How could I not love him? I was ready to give him my kidney – literally. We both had a rare blood type, and when Jay was struck ill and needed a kidney, I let him know I was more than willing.

Like myself, Jay loved Brazil, and while there speaking, he had a heart attack during a portfolio review at a photo festival. I was scheduled to keynote the next month at the Brazilian National Photography Convention, so I hunted down Jay’s friends Christian and Luis to find out what happened. This project is the result of the bonding of our friendship to Jay.

Fine-Art-Photographer-Michael-Grecco-Urban-Landscape-Portfolio-NYC

Michael Grecco’s Urban Landscapes portfolio of eleven limited edition signed prints from Shoeler Editions of Brazil

As a side note, I lost the Hasselblad X-pan I used to make these images, and have since purchased Jay’s X-pan from his wife Moira. I will never lose this one!Here is to life and our experiences, both good and bad, may we learn from all of them!  – Michael

For purchase information, please visit SchoelerEditions.com


Harper’s Bazaar Brazil

November 13th, 2013

Sao-Paulo-by-professional-photographer-michael-greccoWhen my parents started dating, my mother aspired to be a Jazz singer; my grandfather owned a Jazz record store in Harlem. (She let that dream go for marriage and the prospect of having children. I guess for me that was a good thing.) Growing up as a kid in NY there was alway music playing, much of it was the burgeoning Brazilian Bossa Nova scene of Antônio Carlos Jobim, João Gilberto, and Astrud Gilberto. Bossa Nova is the fusion of Brazilian Samba and Jazz. Mother was always singing; this stuck with me so much that my 5th grade project was all about Brazilian life, culture, architecture and government.

So, when Brazilian Harper’s Bazaar asked me to shoot six of the most important designers in Brazilian Fashion, I was more than pleased. I was thrilled to go to Sao Paolo in September, and very excited to be meeting such talent. Four of the images are included here (and on my blog), the Brazilian designers impresarios: Alexandre Herchcovitch, Reinaldo Lourenco, Vitorino Campos, and Carlos Miele with their clothing, friends and favorite models.

The designer Vitorino Campos with his collection.

The designer Vitorino Campos with his collection.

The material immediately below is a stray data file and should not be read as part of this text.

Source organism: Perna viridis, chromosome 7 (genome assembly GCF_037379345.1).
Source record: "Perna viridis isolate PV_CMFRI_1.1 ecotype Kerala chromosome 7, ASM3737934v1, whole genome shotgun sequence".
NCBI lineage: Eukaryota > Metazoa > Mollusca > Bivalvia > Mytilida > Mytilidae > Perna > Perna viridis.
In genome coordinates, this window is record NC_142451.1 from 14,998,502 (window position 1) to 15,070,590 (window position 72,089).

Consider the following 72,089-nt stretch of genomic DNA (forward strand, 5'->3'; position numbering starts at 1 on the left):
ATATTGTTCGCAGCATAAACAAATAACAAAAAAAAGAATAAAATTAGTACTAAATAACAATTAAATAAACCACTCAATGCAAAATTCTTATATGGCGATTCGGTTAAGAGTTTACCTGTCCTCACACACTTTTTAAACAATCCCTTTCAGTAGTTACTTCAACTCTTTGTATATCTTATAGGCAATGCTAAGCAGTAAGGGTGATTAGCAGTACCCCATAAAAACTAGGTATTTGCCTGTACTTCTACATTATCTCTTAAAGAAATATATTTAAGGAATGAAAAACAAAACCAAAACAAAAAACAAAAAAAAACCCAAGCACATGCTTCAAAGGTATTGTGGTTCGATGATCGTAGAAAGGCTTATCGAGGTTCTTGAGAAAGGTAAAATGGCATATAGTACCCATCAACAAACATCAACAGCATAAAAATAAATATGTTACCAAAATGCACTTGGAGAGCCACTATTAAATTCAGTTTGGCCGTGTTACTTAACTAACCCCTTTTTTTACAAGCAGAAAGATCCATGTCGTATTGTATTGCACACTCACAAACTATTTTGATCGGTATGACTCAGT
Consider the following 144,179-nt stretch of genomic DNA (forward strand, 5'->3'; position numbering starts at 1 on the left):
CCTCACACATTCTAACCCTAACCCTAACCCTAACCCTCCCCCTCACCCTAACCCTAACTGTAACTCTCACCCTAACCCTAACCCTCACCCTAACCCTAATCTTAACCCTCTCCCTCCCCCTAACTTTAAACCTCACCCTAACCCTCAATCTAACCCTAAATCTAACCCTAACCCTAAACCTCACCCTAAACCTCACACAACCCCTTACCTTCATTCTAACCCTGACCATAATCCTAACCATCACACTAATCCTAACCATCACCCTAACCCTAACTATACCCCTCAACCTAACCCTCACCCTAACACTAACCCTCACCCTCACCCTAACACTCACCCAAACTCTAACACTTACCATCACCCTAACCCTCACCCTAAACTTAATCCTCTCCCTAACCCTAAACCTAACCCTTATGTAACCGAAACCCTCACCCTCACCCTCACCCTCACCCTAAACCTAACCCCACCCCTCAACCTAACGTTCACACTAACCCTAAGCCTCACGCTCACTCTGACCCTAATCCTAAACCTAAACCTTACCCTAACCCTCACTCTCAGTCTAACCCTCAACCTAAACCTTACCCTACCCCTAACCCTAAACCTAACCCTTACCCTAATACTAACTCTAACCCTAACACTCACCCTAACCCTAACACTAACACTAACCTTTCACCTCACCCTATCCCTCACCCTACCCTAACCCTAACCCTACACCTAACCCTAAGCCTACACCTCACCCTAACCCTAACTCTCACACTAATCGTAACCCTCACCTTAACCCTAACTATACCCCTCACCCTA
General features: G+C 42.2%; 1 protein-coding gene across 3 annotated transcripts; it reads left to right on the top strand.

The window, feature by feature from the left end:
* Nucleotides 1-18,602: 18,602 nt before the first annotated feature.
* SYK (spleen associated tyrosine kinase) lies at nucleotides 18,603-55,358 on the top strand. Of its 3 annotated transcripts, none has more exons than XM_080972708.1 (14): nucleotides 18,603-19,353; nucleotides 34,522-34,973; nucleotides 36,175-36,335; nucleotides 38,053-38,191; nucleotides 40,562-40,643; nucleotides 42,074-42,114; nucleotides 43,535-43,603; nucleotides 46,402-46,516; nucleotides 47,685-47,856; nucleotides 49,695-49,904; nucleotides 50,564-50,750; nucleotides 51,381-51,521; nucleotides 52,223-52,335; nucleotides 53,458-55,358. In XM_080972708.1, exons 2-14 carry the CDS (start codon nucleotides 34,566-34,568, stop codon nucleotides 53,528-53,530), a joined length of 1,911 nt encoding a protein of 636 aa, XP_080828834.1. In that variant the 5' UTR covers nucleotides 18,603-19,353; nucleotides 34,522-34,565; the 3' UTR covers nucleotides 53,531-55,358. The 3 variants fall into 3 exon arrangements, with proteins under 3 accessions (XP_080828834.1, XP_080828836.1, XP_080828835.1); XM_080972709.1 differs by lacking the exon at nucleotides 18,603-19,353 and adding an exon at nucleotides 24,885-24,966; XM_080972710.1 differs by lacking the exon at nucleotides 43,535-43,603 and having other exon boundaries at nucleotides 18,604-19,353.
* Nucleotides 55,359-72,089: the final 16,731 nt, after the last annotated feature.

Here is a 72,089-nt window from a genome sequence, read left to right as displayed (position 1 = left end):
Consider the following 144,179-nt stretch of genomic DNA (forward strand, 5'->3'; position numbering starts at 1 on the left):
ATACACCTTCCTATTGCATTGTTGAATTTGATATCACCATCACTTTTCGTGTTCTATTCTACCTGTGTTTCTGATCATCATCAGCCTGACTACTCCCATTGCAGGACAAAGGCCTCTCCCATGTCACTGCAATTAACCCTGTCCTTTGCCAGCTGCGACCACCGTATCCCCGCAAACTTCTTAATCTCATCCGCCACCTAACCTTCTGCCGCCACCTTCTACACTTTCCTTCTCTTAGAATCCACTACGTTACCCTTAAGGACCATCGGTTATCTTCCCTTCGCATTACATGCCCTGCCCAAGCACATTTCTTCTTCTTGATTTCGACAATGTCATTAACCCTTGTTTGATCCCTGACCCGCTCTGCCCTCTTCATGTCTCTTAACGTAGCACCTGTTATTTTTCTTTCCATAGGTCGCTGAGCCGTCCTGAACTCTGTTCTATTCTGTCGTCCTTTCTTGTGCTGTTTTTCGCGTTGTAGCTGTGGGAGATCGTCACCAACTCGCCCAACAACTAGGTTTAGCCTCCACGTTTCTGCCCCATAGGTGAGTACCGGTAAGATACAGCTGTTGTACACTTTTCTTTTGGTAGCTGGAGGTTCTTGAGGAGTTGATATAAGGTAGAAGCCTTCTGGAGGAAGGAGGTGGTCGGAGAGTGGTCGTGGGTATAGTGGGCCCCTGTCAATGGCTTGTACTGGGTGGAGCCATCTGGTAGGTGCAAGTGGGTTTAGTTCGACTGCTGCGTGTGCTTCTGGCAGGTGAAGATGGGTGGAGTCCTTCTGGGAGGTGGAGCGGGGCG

Brazilian designer Alexandre Herchcovitch with his models friends and stylist.

Brazilian designer Alexandre Herchcovitch with his models friends and stylist.

 

Carlos Miele with a piece from his "flowing" collection.

Carlos Miele with a piece from his “flowing” collection.

 

The "King," designer Reinaldo Lourenco is the life of the party.

The “King,” designer Reinaldo Lourenco is the life of the party.

Obrigado,  Michael


My Trip to Lagos, Nigeria

May 28th, 2013

I knew there would be culture shock going from Santa Monica, California to Lagos, Nigeria, but I never expected it to be so profound.

Biggest shocker? Lagos definitely isn’t some little African city nobody’s heard of. Lagos, by most estimates, is one of the fastest growing cities in the world. In fact, Lagos is the second fastest growing city in Africa and the seventh fastest growing worldwide. Predictions have been made that Lagos will be the third largest mega city on the planet by 2015! As Americans, we admittedly assume we’re the center of the universe, but the reality is Nigeria alone boasts 170 million people. That’s nearly 60% of the U.S. population in a space the size of Texas.

The symphony of people on the streets in Lagos.

Alongside my naïve assumption that Lagos was “some small city in Africa,” I inaccurately pictured a quaint, easy-to-get-around, not-so-built-up town. Wrong again. Lagos is huge. I mean HUGE! It’s a sprawling, very densely populated city that is crowded and congested like I’ve never seen before in my life.

Can we talk “traffic?” I arrived at Lagos airport at 2:00 p.m. and was in the car until 9:00 p.m. trying to get to dinner arrangements that included a mere pit stop at my hotel to drop off my bags. The traffic was so intense that my colleagues and I literally gave up on our group dinner only to end up back at the hotel. We managed to coax a dinner out of the staff, which took another two hours. Nothing in Lagos is fast. Lol!

I came to learn that Lagosians plan their life around this deplorable amount of traffic, which means they don’t go far nor attempt too many things in a given day. It was amazing to see how adaptive the people were while facing something we’d find so incredibly frustrating here in the states!

Stuck in my car all day shooting out the window!

One day, renowned Photographer Joe McNally (National Geographic) and I set out for an early morning photographers’ photo safari. Fun, right? We got as far as the gate to leave the compound and turned back around. Why? You guessed it. Traffic. It was so unbearable we may have only circled the hotel for several hours, so we took our safari to the hotel restaurant and had breakfast instead. One thing we did see “trying” to head out was that many people live in gated communities or behind barbed wire fences with heavy gates and security guards. And the guards curiously wearing flip-flops. I could not help but think how easily a thief could incapacitate a guard by simply stepping on their toes!